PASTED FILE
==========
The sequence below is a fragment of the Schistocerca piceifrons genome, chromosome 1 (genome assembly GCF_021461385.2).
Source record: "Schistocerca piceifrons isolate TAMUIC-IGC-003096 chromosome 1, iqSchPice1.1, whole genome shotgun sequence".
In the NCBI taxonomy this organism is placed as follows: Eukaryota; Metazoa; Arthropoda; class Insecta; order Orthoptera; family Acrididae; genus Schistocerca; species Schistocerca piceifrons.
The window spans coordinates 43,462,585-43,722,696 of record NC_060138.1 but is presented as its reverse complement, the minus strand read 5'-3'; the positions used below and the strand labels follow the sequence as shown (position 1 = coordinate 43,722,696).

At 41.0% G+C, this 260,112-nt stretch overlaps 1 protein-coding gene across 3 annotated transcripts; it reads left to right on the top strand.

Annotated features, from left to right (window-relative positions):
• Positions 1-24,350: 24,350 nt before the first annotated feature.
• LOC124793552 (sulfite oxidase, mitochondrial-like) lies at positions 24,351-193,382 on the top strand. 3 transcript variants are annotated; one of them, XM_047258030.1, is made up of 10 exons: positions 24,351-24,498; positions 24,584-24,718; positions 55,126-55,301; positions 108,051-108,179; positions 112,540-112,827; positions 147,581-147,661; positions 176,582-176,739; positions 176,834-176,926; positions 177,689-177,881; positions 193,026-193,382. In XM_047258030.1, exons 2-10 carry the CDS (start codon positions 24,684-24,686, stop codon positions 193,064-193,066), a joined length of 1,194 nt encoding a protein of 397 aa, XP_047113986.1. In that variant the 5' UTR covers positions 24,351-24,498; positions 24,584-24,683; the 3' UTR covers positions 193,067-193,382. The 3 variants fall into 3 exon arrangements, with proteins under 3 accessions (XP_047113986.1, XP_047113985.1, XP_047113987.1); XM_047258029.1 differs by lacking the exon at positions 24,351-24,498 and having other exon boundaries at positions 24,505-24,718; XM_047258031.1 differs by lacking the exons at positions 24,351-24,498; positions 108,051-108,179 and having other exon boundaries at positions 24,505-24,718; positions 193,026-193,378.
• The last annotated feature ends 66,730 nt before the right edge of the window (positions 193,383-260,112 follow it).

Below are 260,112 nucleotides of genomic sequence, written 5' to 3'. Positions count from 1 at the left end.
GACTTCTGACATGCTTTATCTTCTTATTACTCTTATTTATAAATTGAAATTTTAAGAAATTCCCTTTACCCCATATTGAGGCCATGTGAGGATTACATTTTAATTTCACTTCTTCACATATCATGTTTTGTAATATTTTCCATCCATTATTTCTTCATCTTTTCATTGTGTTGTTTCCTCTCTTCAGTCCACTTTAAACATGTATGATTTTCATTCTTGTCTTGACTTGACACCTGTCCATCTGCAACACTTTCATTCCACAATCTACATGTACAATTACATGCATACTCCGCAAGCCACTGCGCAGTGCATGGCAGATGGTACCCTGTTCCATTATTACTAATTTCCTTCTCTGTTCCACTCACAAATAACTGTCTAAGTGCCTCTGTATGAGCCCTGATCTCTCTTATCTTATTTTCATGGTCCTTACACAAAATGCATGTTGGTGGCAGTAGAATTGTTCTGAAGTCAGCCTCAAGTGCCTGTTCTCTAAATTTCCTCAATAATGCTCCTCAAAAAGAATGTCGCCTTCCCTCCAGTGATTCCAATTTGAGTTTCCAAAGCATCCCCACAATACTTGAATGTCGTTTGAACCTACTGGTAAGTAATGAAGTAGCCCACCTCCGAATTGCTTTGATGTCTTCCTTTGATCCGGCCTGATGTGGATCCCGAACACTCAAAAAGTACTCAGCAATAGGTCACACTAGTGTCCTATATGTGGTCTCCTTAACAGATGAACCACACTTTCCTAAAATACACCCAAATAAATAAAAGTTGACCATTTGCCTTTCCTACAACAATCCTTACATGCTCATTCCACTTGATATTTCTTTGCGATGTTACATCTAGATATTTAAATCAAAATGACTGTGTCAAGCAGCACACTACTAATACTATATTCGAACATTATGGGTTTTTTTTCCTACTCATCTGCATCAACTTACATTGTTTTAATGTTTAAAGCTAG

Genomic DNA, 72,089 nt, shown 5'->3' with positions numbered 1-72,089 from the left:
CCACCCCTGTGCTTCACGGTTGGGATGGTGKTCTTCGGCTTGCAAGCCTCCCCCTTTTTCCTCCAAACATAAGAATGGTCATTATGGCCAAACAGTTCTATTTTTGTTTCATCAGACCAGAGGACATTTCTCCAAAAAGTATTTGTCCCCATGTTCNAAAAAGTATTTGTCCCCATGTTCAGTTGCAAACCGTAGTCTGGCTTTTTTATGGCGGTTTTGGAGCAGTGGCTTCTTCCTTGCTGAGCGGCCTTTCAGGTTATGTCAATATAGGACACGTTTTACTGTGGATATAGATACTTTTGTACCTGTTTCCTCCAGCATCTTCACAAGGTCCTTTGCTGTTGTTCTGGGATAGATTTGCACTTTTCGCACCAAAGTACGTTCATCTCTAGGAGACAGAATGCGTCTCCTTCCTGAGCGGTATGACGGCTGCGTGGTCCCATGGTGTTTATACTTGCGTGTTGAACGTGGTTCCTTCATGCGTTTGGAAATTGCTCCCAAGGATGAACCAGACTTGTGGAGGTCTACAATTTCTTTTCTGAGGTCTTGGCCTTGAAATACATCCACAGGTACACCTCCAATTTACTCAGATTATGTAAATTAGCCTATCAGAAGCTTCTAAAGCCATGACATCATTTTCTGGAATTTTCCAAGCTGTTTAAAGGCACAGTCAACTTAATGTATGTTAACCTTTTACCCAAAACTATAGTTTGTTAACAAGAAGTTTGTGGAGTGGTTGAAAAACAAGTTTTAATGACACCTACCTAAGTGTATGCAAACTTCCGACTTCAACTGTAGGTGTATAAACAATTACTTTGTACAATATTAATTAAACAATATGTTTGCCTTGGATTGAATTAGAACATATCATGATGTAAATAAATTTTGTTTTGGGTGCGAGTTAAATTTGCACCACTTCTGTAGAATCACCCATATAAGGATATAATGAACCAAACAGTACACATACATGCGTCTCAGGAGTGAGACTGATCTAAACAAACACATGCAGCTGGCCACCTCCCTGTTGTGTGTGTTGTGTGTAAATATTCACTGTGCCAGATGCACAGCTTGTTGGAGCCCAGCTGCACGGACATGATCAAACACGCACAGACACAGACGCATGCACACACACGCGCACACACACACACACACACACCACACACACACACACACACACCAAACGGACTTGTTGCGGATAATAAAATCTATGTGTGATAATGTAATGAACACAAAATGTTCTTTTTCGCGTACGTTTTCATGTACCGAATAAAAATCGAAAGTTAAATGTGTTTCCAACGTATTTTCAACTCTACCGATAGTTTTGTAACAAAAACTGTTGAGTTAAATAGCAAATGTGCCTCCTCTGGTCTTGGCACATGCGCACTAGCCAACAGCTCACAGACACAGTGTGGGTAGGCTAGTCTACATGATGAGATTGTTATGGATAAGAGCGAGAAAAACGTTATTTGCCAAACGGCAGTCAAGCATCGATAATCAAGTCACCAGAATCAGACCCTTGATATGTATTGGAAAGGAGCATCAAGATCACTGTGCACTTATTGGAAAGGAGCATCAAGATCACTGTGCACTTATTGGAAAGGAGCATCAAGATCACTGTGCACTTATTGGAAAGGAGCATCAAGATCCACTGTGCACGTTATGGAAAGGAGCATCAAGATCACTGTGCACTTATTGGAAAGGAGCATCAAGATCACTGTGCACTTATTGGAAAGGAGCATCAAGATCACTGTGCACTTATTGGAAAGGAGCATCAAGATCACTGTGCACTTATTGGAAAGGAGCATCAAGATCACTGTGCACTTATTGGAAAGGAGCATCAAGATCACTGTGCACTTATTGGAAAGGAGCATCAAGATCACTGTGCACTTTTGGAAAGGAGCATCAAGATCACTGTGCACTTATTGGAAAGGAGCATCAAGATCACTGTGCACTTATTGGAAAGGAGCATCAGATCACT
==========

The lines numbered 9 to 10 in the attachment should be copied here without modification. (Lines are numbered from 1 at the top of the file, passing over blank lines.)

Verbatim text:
• The last annotated feature ends 66,730 nt before the right edge of the window (positions 193,383-260,112 follow it).

Below are 260,112 nucleotides of genomic sequence, written 5' to 3'. Positions count from 1 at the left end.